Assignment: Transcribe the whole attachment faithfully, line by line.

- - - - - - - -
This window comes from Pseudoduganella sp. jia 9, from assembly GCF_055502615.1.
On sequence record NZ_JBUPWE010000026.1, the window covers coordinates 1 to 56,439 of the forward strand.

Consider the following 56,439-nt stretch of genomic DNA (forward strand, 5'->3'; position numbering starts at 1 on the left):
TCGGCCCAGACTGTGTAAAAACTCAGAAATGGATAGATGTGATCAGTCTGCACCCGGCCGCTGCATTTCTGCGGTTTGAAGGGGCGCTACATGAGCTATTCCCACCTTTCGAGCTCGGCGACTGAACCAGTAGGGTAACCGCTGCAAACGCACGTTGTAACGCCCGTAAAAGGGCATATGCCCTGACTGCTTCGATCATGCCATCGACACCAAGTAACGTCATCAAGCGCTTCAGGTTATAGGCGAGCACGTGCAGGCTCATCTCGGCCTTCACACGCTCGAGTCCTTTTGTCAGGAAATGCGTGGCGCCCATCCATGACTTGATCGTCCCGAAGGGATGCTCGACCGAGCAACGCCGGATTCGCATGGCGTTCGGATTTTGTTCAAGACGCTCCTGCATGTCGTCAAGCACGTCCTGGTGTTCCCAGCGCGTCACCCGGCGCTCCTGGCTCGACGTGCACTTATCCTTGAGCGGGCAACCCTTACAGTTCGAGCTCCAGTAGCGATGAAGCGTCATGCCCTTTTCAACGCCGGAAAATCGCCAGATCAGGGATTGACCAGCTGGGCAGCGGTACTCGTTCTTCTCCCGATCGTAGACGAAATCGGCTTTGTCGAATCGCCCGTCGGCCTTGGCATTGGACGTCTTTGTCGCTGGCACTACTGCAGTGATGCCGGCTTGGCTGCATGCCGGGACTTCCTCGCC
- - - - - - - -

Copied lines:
This window comes from Pseudoduganella sp. jia 9, from assembly GCF_055502615.1.
On sequence record NZ_JBUPWE010000026.1, the window covers coordinates 1 to 56,439 of the forward strand.

Consider the following 56,439-nt stretch of genomic DNA (forward strand, 5'->3'; position numbering starts at 1 on the left):
TCGGCCCAGACTGTGTAAAAACTCAGAAATGGATAGATGTGATCAGTCTGCACCCGGCCGCTGCATTTCTGCGGTTTGAAGGGGCGCTACATGAGCTATTCCCACCTTTCGAGCTCGGCGACTGAACCAGTAGGGTAACCGCTGCAAACGCACGTTGTAACGCCCGTAAAAGGGCATATGCCCTGACTGCTTCGATCATGCCATCGACACCAAGTAACGTCATCAAGCGCTTCAGGTTATAGGCGAGCACGTGCAGGCTCATCTCGGCCTTCACACGCTCGAGTCCTTTTGTCAGGAAATGCGTGGCGCCCATCCATGACTTGATCGTCCCGAAGGGATGCTCGACCGAGCAACGCCGGATTCGCATGGCGTTCGGATTTTGTTCAAGACGCTCCTGCATGTCGTCAAGCACGTCCTGGTGTTCCCAGCGCGTCACCCGGCGCTCCTGGCTCGACGTGCACTTATCCTTGAGCGGGCAACCCTTACAGTTCGAGCTCCAGTAGCGATGAAGCGTCATGCCCTTTTCAACGCCGGAAAATCGCCAGATCAGGGATTGACCAGCTGGGCAGCGGTACTCGTTCTTCTCCCGATCGTAGACGAAATCGGCTTTGTCGAATCGCCCGTCGGCCTTGGCATTGGACGTCTTTGTCGCTGGCACTACTGCAGTGATGCCGGCTTGGCTGCATGCCGGGACTTCCTCGCC